One size doesn’t fit everyone when it comes to the grief following the loss of a pet. For some, it arrives in stages, while others it’s more cyclical in nature. Eventually, as they say, give time enough time and gradually, the grief will subside.
Though, I will be the first to admit, even years after Scooter’s passing, specific events can trigger a powerful sense of grief.
Oh, how I miss him so.
As much as I hoped back then, there’s no “timetable” for grieving. The healing process happens gradually, it cannot be rushed. Some folks start to feel better in weeks or months, others like myself, the protocol can be measured in years.
Whatever the case, the timeline to heal is uniquely yours, so be patient and allow it to unfold naturally.
There’s no shame in mourning, it should not be taken as a sign of weakness that you’re feeling sad, lonely, or shocked. These are all typical reactions to the loss of your pet.
If you’re considering bottling up your feelings, or running away from the pain, that’s worth reconsidering — as you’re liable to prolong the healing process. Those hurtful feelings are a natural and normal response that can only be dealt with over time.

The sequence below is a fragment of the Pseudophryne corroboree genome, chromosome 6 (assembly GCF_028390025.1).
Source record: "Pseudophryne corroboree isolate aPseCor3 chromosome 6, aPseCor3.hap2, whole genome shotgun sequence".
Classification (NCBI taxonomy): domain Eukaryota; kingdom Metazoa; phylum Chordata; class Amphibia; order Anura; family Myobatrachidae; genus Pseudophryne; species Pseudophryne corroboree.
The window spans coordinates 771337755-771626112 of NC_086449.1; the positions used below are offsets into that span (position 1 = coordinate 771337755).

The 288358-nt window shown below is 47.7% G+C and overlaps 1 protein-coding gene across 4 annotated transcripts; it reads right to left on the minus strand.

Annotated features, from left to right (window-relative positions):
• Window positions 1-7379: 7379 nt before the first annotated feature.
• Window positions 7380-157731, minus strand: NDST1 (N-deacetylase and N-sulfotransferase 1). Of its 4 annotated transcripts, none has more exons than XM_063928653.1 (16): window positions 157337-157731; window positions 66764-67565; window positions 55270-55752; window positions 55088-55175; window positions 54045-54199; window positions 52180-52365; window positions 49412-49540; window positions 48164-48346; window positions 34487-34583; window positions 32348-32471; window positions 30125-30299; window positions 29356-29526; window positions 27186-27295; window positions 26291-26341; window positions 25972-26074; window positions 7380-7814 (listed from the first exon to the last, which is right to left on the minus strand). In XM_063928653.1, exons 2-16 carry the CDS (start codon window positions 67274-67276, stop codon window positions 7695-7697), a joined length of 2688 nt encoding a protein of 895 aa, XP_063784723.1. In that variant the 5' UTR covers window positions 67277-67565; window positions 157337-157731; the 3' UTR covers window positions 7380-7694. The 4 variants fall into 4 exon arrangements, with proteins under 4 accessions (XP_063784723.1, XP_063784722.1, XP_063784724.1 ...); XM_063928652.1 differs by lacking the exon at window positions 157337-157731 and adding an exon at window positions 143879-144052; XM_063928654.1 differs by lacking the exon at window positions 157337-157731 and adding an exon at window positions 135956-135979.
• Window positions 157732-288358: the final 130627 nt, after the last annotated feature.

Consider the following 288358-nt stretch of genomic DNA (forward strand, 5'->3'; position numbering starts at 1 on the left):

Here are a few healthy suggestions for coping with the pain:
- Ignore those who tell you to “get over it.” Give yourself the freedom to feel your emotions, to be in the moment, without judgment or embarrassment.
- Find like-minded individuals who have experienced the loss of a beloved pet. Maybe that’s an online group, friend, or family member.
- A ritual, such as a pet funeral, can help. Here, you can openly express your feelings.
- Make sure to look after yourself, as the stress can quickly use up your emotional and physical energy reserve. Get plenty of sleep, eat a healthy diet, and partaking in regular exercise will release endorphins that help boost your mood.